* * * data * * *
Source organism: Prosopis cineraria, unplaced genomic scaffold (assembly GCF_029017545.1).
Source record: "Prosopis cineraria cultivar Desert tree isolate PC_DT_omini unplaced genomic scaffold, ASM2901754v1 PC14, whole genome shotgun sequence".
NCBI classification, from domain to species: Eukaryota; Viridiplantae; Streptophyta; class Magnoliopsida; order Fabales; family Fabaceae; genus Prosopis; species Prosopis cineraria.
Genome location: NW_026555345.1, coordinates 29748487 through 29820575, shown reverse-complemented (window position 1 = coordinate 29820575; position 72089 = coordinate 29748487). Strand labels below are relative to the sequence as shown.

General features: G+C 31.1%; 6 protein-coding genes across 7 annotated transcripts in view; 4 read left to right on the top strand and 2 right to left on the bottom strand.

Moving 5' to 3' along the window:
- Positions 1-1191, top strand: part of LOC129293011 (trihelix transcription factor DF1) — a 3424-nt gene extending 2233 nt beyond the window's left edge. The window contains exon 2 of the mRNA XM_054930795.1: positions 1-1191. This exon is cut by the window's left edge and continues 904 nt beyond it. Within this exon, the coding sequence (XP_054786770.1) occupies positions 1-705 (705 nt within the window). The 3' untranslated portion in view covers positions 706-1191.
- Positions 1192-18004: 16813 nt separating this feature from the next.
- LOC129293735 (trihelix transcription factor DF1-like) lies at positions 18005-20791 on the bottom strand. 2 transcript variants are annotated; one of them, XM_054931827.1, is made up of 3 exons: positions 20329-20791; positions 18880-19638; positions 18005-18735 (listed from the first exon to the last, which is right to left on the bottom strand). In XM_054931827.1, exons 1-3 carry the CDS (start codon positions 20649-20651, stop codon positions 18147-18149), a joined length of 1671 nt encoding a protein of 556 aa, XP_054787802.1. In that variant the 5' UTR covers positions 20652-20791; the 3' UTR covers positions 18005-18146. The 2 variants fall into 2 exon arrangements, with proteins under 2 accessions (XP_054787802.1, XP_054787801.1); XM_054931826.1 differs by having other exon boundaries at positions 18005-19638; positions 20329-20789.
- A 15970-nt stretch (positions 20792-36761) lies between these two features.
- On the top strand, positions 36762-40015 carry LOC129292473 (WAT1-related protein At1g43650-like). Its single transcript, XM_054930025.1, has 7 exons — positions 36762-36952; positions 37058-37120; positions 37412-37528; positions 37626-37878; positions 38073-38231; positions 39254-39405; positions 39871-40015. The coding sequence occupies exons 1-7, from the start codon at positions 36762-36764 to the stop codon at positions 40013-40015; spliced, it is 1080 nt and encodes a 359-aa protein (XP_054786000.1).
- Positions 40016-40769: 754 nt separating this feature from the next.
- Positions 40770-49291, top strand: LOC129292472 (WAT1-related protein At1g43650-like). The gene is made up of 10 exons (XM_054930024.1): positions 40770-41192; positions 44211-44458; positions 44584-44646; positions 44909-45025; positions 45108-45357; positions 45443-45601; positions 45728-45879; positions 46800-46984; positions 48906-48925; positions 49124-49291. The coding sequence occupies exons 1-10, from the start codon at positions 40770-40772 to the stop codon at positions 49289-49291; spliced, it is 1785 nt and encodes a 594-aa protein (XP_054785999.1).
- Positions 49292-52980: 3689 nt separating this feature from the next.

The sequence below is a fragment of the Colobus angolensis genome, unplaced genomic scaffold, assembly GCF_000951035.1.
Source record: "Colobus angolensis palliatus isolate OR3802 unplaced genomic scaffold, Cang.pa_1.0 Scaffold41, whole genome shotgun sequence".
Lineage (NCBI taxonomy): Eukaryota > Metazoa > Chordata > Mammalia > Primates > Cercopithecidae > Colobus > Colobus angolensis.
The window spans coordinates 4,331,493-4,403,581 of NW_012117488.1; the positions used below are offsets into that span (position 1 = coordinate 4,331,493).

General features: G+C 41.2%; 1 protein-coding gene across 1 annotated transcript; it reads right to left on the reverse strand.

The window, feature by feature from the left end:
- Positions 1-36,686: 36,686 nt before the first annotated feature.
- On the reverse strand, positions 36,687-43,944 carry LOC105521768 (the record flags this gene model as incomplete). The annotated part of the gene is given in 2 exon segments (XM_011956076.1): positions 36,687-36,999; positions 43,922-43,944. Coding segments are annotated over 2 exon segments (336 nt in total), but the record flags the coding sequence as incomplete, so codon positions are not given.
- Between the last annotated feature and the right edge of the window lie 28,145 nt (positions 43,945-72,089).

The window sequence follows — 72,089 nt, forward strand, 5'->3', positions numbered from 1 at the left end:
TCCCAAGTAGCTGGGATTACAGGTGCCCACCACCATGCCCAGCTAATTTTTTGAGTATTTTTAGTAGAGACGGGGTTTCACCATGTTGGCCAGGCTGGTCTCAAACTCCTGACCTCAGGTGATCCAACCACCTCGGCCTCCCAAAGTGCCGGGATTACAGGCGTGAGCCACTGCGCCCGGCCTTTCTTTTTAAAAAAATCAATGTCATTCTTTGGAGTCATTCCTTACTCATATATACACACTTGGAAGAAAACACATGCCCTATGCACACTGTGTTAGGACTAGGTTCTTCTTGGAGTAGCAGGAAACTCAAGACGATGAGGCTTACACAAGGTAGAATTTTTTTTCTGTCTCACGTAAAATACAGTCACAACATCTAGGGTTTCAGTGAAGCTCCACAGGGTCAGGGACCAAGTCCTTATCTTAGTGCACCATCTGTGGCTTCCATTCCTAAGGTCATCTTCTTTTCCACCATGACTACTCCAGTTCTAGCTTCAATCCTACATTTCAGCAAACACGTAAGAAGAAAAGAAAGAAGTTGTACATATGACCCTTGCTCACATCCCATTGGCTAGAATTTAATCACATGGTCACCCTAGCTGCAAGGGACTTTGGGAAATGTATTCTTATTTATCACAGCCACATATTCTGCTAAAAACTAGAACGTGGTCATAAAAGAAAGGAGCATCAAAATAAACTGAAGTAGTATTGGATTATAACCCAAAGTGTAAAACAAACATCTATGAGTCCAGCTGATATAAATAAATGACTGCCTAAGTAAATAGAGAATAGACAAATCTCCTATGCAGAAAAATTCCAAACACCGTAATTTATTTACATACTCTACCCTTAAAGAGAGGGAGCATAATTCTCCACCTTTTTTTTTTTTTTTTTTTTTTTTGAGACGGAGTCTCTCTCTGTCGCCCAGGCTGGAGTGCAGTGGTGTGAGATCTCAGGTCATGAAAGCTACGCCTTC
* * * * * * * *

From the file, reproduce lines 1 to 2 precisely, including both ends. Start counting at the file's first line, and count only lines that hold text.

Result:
Source organism: Prosopis cineraria, unplaced genomic scaffold (assembly GCF_029017545.1).
Source record: "Prosopis cineraria cultivar Desert tree isolate PC_DT_omini unplaced genomic scaffold, ASM2901754v1 PC14, whole genome shotgun sequence".